Skip navigation

Risk-led innovation: balancing current and longer-term requirements

Risk-led innovation: balancing current and longer-term requirements

Coulson-Thomas, Colin (2023) Risk-led innovation: balancing current and longer-term requirements. Management Services, 67 (1). pp. 38-42. ISSN 0307-6768

[img] PDF (Published article)
38820_COULSON THOMAS_Risk_led_innovation_Balancing_current_and_longer_term_requirements.pdf - Published Version
Restricted to Repository staff only

Download (345kB) | Request a copy


Giving a higher priority to sustainability, addressing shared challenges, the pursuit of UN Sustainable Development Goals, and the support of responsible corporate and collective responses to existential threats facing humankind, such as climate change adaptation and mitigation has implications for the approaches and practices of management services practitioners, the context and purpose of their professional activities, their analyses and recommendations, and with whom they work. Current and emerging common requirements may increasingly differ from shared past experiences. Increasingly, senior practitioners may need to categorise, understand and address the most highly ranked and inter-dependent global risks in terms of the severity of their impacts. Responding to some existential threats and severe risks will require community, infrastructure, societal and international changes, risk-led innovation and transition and transformation journeys, as well as those involving individuals and organisations. Perspectives on responses to challenges and risks often vary. With existential challenges and severe risks come unprecedented opportunities. As with responses to existential threats, some opportunities may benefit from collective action. Collaborative advantage may become as important as competitive advantage for some companies.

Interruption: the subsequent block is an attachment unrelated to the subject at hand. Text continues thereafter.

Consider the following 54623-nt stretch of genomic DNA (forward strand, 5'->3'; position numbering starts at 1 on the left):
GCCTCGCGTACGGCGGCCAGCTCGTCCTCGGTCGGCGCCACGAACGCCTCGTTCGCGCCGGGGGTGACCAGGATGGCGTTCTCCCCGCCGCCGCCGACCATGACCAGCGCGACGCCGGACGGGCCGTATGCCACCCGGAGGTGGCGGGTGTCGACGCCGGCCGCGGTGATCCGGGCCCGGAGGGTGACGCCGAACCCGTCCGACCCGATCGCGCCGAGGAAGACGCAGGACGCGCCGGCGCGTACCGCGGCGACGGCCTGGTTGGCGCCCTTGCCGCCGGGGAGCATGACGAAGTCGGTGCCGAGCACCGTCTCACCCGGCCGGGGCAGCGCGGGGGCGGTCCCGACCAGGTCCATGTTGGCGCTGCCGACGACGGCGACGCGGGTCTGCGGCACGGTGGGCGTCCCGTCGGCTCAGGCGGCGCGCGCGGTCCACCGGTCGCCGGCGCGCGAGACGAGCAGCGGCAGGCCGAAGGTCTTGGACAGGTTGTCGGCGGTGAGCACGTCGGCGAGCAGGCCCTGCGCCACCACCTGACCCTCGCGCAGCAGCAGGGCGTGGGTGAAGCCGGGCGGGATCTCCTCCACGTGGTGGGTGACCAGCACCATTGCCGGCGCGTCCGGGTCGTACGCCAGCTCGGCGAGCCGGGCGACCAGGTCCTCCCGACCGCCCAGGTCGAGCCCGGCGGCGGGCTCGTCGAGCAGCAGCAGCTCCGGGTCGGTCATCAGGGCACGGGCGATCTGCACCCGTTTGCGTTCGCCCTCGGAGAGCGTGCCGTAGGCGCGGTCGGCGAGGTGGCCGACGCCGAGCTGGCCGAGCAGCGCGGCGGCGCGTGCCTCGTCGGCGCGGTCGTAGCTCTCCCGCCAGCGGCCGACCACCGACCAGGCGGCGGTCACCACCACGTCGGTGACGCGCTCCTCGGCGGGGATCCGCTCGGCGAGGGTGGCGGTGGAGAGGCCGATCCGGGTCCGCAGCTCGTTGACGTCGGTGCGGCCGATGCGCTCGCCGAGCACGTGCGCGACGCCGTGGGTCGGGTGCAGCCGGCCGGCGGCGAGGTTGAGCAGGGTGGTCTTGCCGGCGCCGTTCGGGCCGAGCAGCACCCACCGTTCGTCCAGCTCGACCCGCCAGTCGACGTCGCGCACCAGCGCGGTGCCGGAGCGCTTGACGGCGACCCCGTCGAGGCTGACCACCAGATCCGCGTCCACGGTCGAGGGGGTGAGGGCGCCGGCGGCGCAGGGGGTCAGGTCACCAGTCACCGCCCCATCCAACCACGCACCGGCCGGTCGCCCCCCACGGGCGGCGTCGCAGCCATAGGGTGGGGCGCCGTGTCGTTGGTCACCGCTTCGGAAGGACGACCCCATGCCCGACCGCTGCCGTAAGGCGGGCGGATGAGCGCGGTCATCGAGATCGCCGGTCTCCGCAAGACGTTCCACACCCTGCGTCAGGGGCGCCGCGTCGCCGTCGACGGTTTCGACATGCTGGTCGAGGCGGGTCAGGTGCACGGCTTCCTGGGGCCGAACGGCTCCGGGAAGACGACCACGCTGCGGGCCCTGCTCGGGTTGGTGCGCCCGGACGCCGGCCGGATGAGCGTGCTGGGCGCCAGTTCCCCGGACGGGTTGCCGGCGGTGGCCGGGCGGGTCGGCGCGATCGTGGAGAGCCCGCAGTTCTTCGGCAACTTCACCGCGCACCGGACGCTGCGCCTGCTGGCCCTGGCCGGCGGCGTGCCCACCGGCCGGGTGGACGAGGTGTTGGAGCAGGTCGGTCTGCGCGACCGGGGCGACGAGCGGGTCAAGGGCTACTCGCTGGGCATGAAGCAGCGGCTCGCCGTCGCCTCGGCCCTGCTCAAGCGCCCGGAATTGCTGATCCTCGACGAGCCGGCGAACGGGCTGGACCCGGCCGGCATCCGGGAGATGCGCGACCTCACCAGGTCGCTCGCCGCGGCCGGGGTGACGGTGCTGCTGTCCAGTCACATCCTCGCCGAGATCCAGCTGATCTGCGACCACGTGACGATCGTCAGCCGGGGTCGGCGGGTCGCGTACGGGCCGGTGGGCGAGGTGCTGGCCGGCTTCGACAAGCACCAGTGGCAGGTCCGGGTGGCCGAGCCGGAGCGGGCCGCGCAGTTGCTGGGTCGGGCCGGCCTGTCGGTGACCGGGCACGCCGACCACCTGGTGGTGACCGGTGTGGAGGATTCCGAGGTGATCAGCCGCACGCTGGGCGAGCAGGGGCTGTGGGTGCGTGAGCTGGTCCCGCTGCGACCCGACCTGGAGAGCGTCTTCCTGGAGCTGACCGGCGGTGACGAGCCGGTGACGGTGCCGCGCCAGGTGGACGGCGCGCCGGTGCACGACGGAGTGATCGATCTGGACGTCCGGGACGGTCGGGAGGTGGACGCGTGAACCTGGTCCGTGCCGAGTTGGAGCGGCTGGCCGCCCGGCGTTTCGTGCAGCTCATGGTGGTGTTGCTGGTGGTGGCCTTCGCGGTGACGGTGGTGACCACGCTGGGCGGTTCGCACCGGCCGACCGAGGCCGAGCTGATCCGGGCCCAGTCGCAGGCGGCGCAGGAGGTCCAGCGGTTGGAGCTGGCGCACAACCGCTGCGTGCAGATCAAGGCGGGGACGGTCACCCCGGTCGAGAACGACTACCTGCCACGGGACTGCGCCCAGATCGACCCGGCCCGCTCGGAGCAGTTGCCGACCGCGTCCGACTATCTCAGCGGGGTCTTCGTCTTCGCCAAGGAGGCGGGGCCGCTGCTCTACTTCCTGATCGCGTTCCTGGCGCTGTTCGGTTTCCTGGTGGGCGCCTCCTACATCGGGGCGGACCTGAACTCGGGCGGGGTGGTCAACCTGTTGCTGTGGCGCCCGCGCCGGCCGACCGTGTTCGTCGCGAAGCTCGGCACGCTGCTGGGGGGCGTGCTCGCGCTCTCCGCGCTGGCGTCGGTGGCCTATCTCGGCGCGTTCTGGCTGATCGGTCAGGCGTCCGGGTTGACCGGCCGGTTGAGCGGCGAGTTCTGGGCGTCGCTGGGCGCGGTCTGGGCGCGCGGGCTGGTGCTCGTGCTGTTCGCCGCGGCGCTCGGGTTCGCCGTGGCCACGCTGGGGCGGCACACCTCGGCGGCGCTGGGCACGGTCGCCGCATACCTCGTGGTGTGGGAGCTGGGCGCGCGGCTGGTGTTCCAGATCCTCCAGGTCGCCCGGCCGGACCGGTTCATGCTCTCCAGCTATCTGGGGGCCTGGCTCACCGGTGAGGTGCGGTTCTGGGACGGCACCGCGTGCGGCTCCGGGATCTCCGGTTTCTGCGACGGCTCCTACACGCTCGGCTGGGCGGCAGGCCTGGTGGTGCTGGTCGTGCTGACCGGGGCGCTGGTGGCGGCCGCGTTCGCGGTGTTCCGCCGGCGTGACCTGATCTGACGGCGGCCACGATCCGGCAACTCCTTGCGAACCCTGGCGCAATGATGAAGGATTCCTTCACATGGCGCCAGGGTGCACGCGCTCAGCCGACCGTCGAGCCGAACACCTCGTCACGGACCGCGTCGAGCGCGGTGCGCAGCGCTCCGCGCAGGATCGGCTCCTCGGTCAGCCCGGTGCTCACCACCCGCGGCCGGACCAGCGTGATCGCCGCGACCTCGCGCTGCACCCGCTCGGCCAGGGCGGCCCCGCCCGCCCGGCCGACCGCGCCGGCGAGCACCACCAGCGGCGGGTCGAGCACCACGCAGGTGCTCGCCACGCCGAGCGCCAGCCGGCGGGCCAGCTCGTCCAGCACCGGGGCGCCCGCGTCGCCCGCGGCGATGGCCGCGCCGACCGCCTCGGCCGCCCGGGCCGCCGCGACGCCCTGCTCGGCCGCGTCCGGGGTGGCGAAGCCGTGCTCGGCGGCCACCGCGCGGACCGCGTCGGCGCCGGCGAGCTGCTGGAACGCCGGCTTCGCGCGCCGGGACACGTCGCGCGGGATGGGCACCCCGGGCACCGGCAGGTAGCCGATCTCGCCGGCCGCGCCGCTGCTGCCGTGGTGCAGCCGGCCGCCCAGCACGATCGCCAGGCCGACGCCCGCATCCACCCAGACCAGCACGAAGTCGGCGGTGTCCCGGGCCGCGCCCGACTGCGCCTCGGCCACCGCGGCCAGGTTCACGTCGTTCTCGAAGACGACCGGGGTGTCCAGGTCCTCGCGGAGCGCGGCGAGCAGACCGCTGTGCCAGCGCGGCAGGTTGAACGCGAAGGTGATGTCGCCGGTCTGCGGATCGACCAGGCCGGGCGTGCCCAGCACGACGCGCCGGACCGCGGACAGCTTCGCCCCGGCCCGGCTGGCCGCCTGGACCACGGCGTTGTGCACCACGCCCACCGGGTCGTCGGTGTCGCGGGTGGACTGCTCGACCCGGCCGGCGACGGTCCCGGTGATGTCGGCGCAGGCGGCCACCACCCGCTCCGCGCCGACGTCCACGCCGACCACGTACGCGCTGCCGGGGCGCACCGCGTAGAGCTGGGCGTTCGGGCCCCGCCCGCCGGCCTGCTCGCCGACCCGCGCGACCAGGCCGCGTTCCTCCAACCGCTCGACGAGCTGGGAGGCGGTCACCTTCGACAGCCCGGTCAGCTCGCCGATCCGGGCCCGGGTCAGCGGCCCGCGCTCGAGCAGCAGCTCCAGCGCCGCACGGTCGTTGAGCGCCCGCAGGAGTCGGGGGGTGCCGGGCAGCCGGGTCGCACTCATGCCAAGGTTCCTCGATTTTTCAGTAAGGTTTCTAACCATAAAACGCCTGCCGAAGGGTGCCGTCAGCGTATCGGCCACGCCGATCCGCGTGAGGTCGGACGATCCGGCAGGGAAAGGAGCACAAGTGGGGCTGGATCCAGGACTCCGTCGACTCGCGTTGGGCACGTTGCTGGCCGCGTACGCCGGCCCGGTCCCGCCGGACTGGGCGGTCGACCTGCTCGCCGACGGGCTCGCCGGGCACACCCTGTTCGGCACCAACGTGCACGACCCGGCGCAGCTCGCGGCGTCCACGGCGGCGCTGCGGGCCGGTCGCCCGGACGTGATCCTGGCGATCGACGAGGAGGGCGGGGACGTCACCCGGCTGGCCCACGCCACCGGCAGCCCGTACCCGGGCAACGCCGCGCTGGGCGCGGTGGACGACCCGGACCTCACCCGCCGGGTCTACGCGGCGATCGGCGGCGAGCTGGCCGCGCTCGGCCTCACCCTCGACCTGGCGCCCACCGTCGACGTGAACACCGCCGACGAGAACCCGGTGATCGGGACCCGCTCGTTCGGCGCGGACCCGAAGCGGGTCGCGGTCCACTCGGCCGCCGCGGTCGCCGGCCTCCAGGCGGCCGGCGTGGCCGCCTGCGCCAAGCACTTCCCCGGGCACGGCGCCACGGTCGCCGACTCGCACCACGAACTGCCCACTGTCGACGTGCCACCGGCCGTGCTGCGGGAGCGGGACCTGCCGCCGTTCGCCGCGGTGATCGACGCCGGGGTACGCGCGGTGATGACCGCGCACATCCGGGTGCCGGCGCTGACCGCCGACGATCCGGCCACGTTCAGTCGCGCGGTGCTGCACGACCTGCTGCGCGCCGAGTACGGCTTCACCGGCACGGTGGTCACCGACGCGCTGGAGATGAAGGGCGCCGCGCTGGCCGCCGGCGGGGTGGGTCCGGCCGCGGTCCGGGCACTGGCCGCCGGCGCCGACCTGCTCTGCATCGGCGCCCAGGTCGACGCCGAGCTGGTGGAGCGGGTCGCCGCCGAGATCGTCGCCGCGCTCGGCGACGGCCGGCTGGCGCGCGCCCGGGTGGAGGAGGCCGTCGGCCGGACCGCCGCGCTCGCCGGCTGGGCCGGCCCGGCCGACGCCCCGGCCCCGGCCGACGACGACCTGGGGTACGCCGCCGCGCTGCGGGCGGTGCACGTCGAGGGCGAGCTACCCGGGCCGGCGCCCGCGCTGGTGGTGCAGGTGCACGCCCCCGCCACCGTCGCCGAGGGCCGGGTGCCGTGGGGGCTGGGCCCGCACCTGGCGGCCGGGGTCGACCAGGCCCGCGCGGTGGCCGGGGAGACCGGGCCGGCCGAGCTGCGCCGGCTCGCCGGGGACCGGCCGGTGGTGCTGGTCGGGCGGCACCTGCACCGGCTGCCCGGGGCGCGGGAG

Item Type: Article
Uncontrolled Keywords: innovation and creativity; risk-led innovation; societal innovation; management services practitioners; risk management; climate risk; environmental risk; climate change adaptation and mitigation strategies
Subjects: G Geography. Anthropology. Recreation > GE Environmental Sciences
H Social Sciences > HB Economic Theory
Faculty / School / Research Centre / Research Group: Faculty of Business
Related URLs:
Last Modified: 15 Mar 2024 09:16

Actions (login required)

View Item View Item


Downloads per month over past year

View more statistics